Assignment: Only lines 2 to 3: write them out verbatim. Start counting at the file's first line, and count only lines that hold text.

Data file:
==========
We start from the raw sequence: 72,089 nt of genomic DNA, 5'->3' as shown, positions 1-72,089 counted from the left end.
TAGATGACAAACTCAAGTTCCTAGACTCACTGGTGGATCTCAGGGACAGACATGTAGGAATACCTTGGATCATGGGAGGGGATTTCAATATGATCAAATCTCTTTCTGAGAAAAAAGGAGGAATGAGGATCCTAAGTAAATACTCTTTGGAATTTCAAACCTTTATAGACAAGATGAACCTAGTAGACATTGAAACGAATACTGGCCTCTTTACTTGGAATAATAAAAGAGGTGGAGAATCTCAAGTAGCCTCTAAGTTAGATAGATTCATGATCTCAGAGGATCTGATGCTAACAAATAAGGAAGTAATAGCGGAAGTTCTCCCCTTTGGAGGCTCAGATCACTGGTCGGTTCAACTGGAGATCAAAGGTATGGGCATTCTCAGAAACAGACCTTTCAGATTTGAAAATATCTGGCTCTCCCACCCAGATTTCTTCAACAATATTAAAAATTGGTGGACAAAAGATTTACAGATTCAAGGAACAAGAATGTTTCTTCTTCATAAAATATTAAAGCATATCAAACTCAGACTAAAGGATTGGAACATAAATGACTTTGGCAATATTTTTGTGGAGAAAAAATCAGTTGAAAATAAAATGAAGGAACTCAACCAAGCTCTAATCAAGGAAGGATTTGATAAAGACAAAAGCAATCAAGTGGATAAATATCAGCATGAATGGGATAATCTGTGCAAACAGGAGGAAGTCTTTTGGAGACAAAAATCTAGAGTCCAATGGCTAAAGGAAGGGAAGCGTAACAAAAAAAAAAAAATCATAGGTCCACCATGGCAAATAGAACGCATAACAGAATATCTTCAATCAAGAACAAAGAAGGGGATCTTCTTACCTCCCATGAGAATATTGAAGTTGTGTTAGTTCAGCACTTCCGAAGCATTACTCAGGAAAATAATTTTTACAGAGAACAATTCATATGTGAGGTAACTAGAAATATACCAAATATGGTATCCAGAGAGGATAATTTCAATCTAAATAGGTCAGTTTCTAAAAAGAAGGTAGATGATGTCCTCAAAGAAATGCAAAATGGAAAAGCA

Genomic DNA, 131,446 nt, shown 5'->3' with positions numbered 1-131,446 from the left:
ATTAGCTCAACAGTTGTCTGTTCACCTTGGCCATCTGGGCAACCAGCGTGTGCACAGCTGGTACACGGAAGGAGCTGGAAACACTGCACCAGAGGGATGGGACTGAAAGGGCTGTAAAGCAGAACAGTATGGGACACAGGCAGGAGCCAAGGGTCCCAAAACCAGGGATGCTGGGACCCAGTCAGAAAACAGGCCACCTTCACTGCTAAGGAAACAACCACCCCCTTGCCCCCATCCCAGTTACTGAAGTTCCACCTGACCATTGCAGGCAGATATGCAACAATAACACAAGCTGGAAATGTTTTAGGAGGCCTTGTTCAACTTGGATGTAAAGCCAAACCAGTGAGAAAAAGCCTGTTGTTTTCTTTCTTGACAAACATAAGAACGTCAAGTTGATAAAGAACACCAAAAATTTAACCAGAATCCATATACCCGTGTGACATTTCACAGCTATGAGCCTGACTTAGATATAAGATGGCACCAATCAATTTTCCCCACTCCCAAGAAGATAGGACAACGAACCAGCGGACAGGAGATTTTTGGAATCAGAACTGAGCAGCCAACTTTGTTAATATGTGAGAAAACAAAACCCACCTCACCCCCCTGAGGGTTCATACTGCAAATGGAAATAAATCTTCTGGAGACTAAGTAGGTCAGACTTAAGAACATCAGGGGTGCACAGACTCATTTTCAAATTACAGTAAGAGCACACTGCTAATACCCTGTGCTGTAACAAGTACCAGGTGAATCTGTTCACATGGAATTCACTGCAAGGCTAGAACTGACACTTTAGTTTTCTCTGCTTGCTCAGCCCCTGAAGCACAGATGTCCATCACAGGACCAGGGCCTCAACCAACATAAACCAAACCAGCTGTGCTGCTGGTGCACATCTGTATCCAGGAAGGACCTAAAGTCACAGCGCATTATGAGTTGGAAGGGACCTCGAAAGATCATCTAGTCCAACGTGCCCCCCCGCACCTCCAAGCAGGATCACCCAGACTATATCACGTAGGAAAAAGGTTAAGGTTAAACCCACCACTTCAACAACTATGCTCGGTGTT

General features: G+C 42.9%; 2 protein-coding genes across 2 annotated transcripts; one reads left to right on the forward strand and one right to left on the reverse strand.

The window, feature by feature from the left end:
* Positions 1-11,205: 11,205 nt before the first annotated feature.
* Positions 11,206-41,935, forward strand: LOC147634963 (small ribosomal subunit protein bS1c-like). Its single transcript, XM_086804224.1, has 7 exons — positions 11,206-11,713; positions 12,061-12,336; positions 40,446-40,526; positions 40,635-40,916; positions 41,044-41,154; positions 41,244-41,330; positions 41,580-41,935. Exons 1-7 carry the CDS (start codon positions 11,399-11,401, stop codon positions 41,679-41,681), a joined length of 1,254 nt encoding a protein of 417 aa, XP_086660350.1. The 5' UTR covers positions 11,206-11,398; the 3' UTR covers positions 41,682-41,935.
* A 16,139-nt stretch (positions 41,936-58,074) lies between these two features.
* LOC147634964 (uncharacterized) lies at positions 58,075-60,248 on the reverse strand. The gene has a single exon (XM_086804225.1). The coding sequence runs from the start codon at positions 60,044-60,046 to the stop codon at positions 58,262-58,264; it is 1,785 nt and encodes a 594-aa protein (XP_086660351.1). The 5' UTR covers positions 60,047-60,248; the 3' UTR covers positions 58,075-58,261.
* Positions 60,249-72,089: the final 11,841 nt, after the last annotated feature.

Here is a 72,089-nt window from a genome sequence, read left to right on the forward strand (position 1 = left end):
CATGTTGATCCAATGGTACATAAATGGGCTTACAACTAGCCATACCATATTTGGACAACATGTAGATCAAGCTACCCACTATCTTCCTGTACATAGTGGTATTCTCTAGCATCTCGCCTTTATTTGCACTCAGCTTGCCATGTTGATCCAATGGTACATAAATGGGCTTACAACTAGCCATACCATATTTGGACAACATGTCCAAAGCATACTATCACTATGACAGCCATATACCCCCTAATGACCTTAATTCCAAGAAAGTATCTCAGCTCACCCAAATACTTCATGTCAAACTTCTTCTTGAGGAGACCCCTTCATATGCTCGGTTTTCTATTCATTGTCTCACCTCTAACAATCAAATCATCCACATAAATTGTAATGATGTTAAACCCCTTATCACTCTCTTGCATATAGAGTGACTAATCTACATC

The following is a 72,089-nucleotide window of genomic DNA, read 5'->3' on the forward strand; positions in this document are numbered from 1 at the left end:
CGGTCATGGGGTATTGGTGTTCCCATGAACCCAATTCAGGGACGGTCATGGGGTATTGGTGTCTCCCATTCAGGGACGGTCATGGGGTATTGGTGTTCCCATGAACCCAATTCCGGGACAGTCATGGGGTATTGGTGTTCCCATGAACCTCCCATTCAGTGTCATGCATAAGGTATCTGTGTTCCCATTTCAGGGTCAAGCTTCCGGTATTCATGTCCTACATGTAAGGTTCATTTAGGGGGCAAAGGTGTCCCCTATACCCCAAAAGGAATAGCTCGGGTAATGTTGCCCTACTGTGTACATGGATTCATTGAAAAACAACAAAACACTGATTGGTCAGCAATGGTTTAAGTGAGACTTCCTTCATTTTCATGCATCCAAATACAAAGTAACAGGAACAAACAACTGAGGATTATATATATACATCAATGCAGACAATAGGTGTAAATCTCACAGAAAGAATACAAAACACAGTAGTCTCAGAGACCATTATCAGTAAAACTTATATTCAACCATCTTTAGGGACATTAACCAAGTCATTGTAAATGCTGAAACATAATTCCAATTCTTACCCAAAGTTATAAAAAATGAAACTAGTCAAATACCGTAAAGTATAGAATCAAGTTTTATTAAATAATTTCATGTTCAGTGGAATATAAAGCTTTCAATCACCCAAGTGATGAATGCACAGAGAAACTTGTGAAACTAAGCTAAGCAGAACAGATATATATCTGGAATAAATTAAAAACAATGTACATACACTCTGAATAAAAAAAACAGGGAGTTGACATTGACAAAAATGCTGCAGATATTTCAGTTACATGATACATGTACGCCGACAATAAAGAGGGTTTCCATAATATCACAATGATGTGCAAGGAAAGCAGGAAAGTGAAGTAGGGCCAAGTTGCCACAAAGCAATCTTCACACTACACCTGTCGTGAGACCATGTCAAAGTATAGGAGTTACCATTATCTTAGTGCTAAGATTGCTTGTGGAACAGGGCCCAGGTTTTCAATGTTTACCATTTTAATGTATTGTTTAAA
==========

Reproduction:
TAGATGACAAACTCAAGTTCCTAGACTCACTGGTGGATCTCAGGGACAGACATGTAGGAATACCTTGGATCATGGGAGGGGATTTCAATATGATCAAATCTCTTTCTGAGAAAAAAGGAGGAATGAGGATCCTAAGTAAATACTCTTTGGAATTTCAAACCTTTATAGACAAGATGAACCTAGTAGACATTGAAACGAATACTGGCCTCTTTACTTGGAATAATAAAAGAGGTGGAGAATCTCAAGTAGCCTCTAAGTTAGATAGATTCATGATCTCAGAGGATCTGATGCTAACAAATAAGGAAGTAATAGCGGAAGTTCTCCCCTTTGGAGGCTCAGATCACTGGTCGGTTCAACTGGAGATCAAAGGTATGGGCATTCTCAGAAACAGACCTTTCAGATTTGAAAATATCTGGCTCTCCCACCCAGATTTCTTCAACAATATTAAAAATTGGTGGACAAAAGATTTACAGATTCAAGGAACAAGAATGTTTCTTCTTCATAAAATATTAAAGCATATCAAACTCAGACTAAAGGATTGGAACATAAATGACTTTGGCAATATTTTTGTGGAGAAAAAATCAGTTGAAAATAAAATGAAGGAACTCAACCAAGCTCTAATCAAGGAAGGATTTGATAAAGACAAAAGCAATCAAGTGGATAAATATCAGCATGAATGGGATAATCTGTGCAAACAGGAGGAAGTCTTTTGGAGACAAAAATCTAGAGTCCAATGGCTAAAGGAAGGGAAGCGTAACAAAAAAAAAAAAATCATAGGTCCACCATGGCAAATAGAACGCATAACAGAATATCTTCAATCAAGAACAAAGAAGGGGATCTTCTTACCTCCCATGAGAATATTGAAGTTGTGTTAGTTCAGCACTTCCGAAGCATTACTCAGGAAAATAATTTTTACAGAGAACAATTCATATGTGAGGTAACTAGAAATATACCAAATATGGTATCCAGAGAGGATAATTTCAATCTAAATAGGTCAGTTTCTAAAAAGAAGGTAGATGATGTCCTCAAAGAAATGCAAAATGGAAAAGCA

Genomic DNA, 131,446 nt, shown 5'->3' with positions numbered 1-131,446 from the left: